Findings and strategies from our Parent Enrollment Marketing Survey: Part 1

Part 1: Introduction and Inquiry Response for Parents

For every parent, the college search is more or less the same – more headaches, less financial aid than expected and way more extensive than they had remembered doing 20+ years ago. But because parents are more active in the increasingly complex process and are dishing out more money for their child’s education than ever, utilizing the proper communication tools with parents should be a primary concern in most college admissions offices. In a recent study, it was reported that nine out of 10 parents value education as an investment for their child’s future. The same study stated that, on average, 36% of the money paid for college comes from parental savings, income, and borrowing, with the rest from student borrowing, grants and scholarships. As a college recruitment professional, your end-goal is catering to the consumers needs—at the risk of losing a potentially enrollment to a competitor. For that reason, Spectrum promotes a concerted, enrollment-cycle spanning parent marketing strategy (as we’ve covered in previous posts).

The glossy mailers, stunning campus, and trendy school t-shirts may do a great job grabbing the attention of the students, but when attracting their parental counterparts, we advise that a different approach must be considered. As a secondary but powerful sub-audience, courting parents is an important process that requires re-envisioned message and medium for maximum effect.

Over the next few posts, EDUIntelligence will post a series of content- and stage-specific guides that touch on what we’ve heard from our clients who use Spectrum software solutions (and who speak with parents every day) and from parents who have recently navigated the college search and application process with their own children. Additionally, we’ll posit a few suggestions to elevate your approach to parent outreach and make your institution ‘user-friendly’ for every possible user.

First steps – the inquiry stage:

  • Parent concern: “As my daughter searched for schools, we compiled a huge list and thus began the inquiry stage where she inquired with about 20 schools. She’s looking at campus location, size, majors, etc., but I’m looking at all the statistics: retention rate, four-year graduation rate, student/teacher ratio. Since applying for schools can be expensive I told my daughter she needed to cut her list down. We compromised to 10, but which 10 do we choose? During this point you need to show ME why you are any different than the other 19 schools she’s inquired with. After all, my daughter will look to me to help her make this huge decision… the ultimate decision will be the schools that ‘wowed’ both my daughter and myself.”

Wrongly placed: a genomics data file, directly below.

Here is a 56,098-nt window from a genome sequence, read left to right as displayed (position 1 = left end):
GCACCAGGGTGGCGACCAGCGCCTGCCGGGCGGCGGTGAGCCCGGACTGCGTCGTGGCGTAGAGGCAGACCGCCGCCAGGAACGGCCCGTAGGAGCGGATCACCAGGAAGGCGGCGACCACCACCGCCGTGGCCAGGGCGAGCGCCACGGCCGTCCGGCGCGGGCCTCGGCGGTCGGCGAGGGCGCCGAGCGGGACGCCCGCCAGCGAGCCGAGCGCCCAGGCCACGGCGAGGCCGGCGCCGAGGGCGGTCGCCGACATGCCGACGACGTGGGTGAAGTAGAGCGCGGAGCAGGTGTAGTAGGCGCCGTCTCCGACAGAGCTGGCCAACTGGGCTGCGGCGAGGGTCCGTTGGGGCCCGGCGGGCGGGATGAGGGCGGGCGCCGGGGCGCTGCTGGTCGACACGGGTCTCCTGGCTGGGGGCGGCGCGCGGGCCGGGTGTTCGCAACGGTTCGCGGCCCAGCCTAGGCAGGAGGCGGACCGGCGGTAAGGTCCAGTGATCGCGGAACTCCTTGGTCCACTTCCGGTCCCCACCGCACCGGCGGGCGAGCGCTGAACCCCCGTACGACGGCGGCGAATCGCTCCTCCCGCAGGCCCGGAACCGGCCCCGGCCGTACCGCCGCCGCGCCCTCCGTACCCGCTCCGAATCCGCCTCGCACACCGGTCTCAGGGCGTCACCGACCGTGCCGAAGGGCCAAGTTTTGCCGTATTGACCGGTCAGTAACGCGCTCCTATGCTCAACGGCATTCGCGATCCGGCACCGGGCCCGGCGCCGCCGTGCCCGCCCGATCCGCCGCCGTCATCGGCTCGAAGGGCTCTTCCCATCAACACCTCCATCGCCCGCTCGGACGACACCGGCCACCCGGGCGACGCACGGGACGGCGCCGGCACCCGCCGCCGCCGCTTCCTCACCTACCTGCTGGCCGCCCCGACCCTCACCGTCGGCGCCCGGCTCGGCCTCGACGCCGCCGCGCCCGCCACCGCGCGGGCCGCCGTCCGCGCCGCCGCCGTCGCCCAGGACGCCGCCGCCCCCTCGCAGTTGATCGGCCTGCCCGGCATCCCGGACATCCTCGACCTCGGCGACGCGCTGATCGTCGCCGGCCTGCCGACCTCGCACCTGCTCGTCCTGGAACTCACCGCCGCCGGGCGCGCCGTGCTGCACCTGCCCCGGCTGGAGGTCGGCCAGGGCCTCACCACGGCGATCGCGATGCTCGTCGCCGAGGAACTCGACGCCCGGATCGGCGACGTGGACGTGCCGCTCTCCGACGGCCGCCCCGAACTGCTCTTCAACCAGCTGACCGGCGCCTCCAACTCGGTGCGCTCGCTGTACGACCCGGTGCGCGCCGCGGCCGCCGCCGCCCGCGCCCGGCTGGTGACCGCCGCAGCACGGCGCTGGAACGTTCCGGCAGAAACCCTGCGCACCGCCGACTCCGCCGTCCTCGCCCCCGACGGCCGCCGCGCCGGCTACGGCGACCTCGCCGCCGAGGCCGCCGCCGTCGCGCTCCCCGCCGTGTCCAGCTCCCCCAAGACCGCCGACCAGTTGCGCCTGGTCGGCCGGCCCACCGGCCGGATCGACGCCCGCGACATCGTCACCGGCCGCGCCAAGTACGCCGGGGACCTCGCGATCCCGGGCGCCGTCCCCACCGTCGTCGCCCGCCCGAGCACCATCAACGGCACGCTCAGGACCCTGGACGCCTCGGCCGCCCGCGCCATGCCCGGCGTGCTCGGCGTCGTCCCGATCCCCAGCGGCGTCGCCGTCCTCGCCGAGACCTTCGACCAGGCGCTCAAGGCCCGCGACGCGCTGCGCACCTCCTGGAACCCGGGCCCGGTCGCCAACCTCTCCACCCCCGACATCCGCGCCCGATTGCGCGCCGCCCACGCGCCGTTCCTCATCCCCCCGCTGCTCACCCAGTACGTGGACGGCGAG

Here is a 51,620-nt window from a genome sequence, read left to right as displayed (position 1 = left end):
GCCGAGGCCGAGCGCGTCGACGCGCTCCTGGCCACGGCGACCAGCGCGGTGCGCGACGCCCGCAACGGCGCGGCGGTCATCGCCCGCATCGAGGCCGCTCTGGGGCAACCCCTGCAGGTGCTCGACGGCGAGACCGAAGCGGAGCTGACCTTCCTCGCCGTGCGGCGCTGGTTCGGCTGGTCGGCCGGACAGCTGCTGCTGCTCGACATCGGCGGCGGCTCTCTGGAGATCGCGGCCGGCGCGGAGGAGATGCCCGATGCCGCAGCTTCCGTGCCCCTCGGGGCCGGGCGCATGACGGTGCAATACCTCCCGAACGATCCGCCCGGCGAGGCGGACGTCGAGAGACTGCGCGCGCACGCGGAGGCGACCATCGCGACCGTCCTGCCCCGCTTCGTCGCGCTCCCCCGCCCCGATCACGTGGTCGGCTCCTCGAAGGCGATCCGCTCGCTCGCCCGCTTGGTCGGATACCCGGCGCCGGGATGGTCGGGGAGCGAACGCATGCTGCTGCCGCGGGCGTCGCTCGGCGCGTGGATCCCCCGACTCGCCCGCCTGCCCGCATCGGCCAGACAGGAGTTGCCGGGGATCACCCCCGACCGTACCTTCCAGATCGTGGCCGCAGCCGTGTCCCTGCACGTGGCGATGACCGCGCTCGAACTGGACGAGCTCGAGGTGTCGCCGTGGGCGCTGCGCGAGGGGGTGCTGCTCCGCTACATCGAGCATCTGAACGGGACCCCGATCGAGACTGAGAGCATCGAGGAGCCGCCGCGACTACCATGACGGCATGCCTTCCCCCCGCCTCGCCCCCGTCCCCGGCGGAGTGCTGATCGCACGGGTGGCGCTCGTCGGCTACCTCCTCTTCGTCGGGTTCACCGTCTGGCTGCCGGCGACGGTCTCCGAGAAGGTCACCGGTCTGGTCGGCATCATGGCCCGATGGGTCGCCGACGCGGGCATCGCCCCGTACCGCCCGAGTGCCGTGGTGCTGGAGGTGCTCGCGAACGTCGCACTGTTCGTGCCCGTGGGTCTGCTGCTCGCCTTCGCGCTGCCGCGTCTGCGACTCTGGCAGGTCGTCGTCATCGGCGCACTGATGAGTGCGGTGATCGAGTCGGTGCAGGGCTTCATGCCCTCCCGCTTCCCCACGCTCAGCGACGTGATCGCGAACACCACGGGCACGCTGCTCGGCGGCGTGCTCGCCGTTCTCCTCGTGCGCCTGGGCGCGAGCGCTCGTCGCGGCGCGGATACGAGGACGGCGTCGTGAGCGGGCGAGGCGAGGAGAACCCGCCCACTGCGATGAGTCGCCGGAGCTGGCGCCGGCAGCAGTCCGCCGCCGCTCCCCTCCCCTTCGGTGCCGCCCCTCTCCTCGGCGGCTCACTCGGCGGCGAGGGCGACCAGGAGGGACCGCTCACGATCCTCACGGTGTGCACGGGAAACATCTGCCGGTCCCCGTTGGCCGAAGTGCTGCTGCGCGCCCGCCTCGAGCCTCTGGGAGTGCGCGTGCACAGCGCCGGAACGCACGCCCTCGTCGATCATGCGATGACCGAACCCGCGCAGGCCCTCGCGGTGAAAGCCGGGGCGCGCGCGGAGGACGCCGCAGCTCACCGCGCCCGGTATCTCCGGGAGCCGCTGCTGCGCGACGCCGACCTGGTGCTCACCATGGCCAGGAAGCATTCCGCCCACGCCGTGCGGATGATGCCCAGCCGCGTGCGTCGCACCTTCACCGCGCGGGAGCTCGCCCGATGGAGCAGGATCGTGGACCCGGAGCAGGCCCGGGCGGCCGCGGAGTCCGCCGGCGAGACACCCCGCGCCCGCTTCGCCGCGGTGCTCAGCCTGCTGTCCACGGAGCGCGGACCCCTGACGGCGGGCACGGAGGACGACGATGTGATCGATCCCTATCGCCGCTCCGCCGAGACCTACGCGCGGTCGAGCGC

Try this: Don’t beat around the bush!

If parents want to find out information, they will, which could mean you’ll be getting a few hundred phone calls to your admissions office from flustered parents. More importantly, the parent quoted above clearly delineated a cut-off for application by 50% of her daughter’s list. If your parent plan doesn’t deploy until after application, your school is most likely in that discarded 50%.

Make sure that the following information is easily accessible on your school’s website for parents whose contact information you lack:

  • cost to apply
  • the average SAT/ACT and GPA of incoming students
  • tuition
  • 4-year retention rates
  • 4-year graduation rates
  • job placement
  • alumni networking
  • calendar of upcoming events

Additionally, send your print with parents in mind—it’s the most effective way to put your brand and your message in front of them, and it’s crucial that your message addresses their points of scrutiny head-on. It’s very important to engage parents at the inquiry stage—even with just one or two emails—as most schools don’t have a parent inquiry nurture program. Capitalize on the fact that you’re not only getting to this very important audience early—you’re getting to them more effectively with information that directly accounts for their concerns in the decision making process.

Lastly, get them in your CRM! Creating a space for parents in your enrollment management software (we suggest using a CRM for higher education like Spectrum’s EMP) can help you keep parent information organized – and separate – from student information. This is particularly helpful when student information like phone number and email address are private and not for family use. Capturing this information at the inquiry phase can be a powerful part of your process, and if your staff can access it within your CRM, all the betters.

Join us next time as we explore more strategies for maximizing your parental outreach during applied and accepted stages. Don’t forget to share your experiences with parent outreach in the comments!